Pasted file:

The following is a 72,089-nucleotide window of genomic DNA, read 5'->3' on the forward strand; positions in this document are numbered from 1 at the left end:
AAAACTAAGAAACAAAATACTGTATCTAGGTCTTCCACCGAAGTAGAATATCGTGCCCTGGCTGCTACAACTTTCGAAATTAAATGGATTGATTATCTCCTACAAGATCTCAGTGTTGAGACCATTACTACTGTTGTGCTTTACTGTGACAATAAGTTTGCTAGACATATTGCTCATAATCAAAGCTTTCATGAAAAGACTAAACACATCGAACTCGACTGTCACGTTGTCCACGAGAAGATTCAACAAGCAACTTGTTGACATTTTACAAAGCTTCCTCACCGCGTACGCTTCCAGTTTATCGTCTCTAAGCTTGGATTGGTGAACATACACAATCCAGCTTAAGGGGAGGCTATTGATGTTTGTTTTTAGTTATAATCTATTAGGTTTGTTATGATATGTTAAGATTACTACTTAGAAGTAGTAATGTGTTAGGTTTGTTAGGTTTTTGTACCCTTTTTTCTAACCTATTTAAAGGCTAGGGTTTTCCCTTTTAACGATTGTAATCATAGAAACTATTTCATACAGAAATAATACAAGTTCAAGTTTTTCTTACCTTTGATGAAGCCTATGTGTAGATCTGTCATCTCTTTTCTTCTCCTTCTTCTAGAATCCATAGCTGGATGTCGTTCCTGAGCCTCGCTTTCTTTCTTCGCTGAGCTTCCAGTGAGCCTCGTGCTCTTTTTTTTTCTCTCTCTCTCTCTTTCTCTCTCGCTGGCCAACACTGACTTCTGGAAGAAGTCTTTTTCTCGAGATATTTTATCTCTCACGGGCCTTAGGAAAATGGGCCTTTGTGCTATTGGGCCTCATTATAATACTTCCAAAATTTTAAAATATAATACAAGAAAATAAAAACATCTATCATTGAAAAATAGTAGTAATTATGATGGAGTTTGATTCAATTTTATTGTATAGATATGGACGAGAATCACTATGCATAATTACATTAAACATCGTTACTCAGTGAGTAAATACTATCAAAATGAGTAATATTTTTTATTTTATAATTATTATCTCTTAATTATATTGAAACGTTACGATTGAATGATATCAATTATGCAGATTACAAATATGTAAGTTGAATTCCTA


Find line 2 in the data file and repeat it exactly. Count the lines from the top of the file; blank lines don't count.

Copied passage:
AAAACTAAGAAACAAAATACTGTATCTAGGTCTTCCACCGAAGTAGAATATCGTGCCCTGGCTGCTACAACTTTCGAAATTAAATGGATTGATTATCTCCTACAAGATCTCAGTGTTGAGACCATTACTACTGTTGTGCTTTACTGTGACAATAAGTTTGCTAGACATATTGCTCATAATCAAAGCTTTCATGAAAAGACTAAACACATCGAACTCGACTGTCACGTTGTCCACGAGAAGATTCAACAAGCAACTTGTTGACATTTTACAAAGCTTCCTCACCGCGTACGCTTCCAGTTTATCGTCTCTAAGCTTGGATTGGTGAACATACACAATCCAGCTTAAGGGGAGGCTATTGATGTTTGTTTTTAGTTATAATCTATTAGGTTTGTTATGATATGTTAAGATTACTACTTAGAAGTAGTAATGTGTTAGGTTTGTTAGGTTTTTGTACCCTTTTTTCTAACCTATTTAAAGGCTAGGGTTTTCCCTTTTAACGATTGTAATCATAGAAACTATTTCATACAGAAATAATACAAGTTCAAGTTTTTCTTACCTTTGATGAAGCCTATGTGTAGATCTGTCATCTCTTTTCTTCTCCTTCTTCTAGAATCCATAGCTGGATGTCGTTCCTGAGCCTCGCTTTCTTTCTTCGCTGAGCTTCCAGTGAGCCTCGTGCTCTTTTTTTTTCTCTCTCTCTCTCTTTCTCTCTCGCTGGCCAACACTGACTTCTGGAAGAAGTCTTTTTCTCGAGATATTTTATCTCTCACGGGCCTTAGGAAAATGGGCCTTTGTGCTATTGGGCCTCATTATAATACTTCCAAAATTTTAAAATATAATACAAGAAAATAAAAACATCTATCATTGAAAAATAGTAGTAATTATGATGGAGTTTGATTCAATTTTATTGTATAGATATGGACGAGAATCACTATGCATAATTACATTAAACATCGTTACTCAGTGAGTAAATACTATCAAAATGAGTAATATTTTTTATTTTATAATTATTATCTCTTAATTATATTGAAACGTTACGATTGAATGATATCAATTATGCAGATTACAAATATGTAAGTTGAATTCCTA